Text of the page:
Augustano continues to thrive into September
It may be September, but time waits for no horse as Augustano continued on his merry way with back-to-back wins on Sunday.
After two sound runs as a two-year-old, the Hard Spun three-year-old duly opened his account at his last start in Restricted Maiden company three weeks ago, aptly in the month he is named after, on August 20.
And stepping up to Class 4 company in the $60,000 Tabcorp Holdings Limited Trophy over the same 1200m trip on September 10, turned out to be no major hurdle.
Augustano (Manoel Nunes) goes all the way to take out Race 6 on Sunday, picture Singapore Turf Club
However, the outermost alley in barrier No 12 was on paper one significant drawback, but a smart jump under replacement rider Manoel Nunes (Michael Rodd could not make the 55kgs weight) saw Augustano ($17) swiftly take up a forward spot barely one furlong into the race.
With Alaranch (Ng Choon Kiat) not in a courteous mood on his inside, Nunes did not press further, happy to just sit in a one-off spot before going pedal to the metal upon straightening.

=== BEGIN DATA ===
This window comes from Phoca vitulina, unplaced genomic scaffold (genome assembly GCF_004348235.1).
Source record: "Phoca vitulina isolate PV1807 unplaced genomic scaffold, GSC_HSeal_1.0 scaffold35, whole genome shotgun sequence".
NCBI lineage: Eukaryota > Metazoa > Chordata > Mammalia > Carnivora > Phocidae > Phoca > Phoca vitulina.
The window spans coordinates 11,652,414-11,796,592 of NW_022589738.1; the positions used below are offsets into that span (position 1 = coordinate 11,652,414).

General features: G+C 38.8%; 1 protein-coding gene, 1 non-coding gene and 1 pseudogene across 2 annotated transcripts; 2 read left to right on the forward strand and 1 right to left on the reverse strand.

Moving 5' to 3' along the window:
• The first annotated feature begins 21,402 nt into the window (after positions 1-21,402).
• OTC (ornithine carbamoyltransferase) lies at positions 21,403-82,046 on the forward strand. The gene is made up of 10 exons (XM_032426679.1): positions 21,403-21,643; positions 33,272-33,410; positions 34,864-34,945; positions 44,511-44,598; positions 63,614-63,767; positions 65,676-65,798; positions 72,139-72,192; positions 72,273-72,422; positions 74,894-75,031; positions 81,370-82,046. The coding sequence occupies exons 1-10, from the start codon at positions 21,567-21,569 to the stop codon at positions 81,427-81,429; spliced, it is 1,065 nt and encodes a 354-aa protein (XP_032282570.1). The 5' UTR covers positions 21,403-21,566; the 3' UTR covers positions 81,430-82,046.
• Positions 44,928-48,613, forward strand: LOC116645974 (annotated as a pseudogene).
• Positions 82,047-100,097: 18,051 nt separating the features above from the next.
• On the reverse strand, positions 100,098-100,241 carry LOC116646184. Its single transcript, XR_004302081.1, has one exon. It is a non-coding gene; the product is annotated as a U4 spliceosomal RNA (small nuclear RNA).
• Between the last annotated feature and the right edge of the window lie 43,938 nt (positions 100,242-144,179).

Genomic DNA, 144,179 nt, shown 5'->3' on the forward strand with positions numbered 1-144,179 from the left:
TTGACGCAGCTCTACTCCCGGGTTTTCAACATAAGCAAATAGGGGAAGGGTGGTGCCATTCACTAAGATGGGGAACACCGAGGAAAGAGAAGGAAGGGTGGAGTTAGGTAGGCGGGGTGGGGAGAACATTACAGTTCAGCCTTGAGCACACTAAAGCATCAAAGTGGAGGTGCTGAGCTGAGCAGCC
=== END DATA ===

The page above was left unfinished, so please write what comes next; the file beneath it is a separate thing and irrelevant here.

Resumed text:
The Thai-owned galloper immediately opened up to a decisive break hard up against the rails while the chasing pack looked a little flat-footed.
Under Nunes’ hard riding, Augustano kept finding all the way to the line, falling in by two and a quarter lengths from longshot White Coffee (Mohd Zaki) with Katagas in third place another head away. The winning time was 1min 12.01secs for the 1200m on Polytrack.
“It was a good tough effort. I’m very happy with that; he’s done a good job,” said winning trainer Cliff Brown.
“There were two options. If he doesn’t jump clean, take a sit, but if he jumps well, to go forward.
“He keeps progressing and the new owner has been very good to me. He has some bright lovely horses with me.”
Nunes jumped off feeling a bit sorry for Rodd, but certainly not for himself as he was ringing up his fifth win for the weekend, albeit still 13 winners behind runaway leader Vlad Duric.
“I feel sorry for Mike, but that’s racing. He’s a lovely horse and Cliffy told me he was a straightforward horse to ride,” said the Brazilian three-time Singapore champion jockey.
“He told me he’s a horse you should not dig up, just let him stride. He broke so well that we found ourselves in front.
“There was no need to cross as he was so comfortable. In the straight, he gave a very good kick and won quite easily in the end.”
With that second success, Augustano has seen his account swell past the $90,000 mark for the King Power Stable.